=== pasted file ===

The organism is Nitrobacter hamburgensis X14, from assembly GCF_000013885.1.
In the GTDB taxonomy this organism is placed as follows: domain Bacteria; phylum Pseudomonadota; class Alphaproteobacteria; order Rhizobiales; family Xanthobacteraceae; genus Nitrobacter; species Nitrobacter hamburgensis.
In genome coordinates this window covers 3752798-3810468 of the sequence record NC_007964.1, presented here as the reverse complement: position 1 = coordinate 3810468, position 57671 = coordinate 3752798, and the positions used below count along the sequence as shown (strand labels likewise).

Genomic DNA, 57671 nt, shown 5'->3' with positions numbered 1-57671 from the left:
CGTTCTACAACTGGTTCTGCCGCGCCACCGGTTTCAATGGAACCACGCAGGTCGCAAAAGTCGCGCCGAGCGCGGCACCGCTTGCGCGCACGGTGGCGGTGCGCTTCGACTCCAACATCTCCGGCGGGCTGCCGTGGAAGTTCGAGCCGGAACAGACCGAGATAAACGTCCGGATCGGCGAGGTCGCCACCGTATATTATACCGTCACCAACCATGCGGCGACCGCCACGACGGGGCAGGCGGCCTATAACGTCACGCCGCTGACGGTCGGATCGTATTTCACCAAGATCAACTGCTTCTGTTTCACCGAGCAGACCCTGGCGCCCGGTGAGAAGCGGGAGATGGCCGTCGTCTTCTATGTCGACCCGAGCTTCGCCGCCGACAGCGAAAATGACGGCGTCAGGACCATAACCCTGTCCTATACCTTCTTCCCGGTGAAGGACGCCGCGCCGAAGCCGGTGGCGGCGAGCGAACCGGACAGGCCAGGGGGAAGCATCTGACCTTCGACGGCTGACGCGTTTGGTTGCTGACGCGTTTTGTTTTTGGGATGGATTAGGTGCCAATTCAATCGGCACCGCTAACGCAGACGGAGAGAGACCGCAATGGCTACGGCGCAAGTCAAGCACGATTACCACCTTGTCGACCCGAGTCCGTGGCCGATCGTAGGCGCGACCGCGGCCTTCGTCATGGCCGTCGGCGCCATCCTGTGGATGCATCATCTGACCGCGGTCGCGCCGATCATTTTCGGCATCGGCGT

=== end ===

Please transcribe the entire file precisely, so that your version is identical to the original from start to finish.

The organism is Nitrobacter hamburgensis X14, from assembly GCF_000013885.1.
In the GTDB taxonomy this organism is placed as follows: domain Bacteria; phylum Pseudomonadota; class Alphaproteobacteria; order Rhizobiales; family Xanthobacteraceae; genus Nitrobacter; species Nitrobacter hamburgensis.
In genome coordinates this window covers 3752798-3810468 of the sequence record NC_007964.1, presented here as the reverse complement: position 1 = coordinate 3810468, position 57671 = coordinate 3752798, and the positions used below count along the sequence as shown (strand labels likewise).

Genomic DNA, 57671 nt, shown 5'->3' with positions numbered 1-57671 from the left:
CGTTCTACAACTGGTTCTGCCGCGCCACCGGTTTCAATGGAACCACGCAGGTCGCAAAAGTCGCGCCGAGCGCGGCACCGCTTGCGCGCACGGTGGCGGTGCGCTTCGACTCCAACATCTCCGGCGGGCTGCCGTGGAAGTTCGAGCCGGAACAGACCGAGATAAACGTCCGGATCGGCGAGGTCGCCACCGTATATTATACCGTCACCAACCATGCGGCGACCGCCACGACGGGGCAGGCGGCCTATAACGTCACGCCGCTGACGGTCGGATCGTATTTCACCAAGATCAACTGCTTCTGTTTCACCGAGCAGACCCTGGCGCCCGGTGAGAAGCGGGAGATGGCCGTCGTCTTCTATGTCGACCCGAGCTTCGCCGCCGACAGCGAAAATGACGGCGTCAGGACCATAACCCTGTCCTATACCTTCTTCCCGGTGAAGGACGCCGCGCCGAAGCCGGTGGCGGCGAGCGAACCGGACAGGCCAGGGGGAAGCATCTGACCTTCGACGGCTGACGCGTTTGGTTGCTGACGCGTTTTGTTTTTGGGATGGATTAGGTGCCAATTCAATCGGCACCGCTAACGCAGACGGAGAGAGACCGCAATGGCTACGGCGCAAGTCAAGCACGATTACCACCTTGTCGACCCGAGTCCGTGGCCGATCGTAGGCGCGACCGCGGCCTTCGTCATGGCCGTCGGCGCCATCCTGTGGATGCATCATCTGACCGCGGTCGCGCCGATCATTTTCGGCATCGGCGT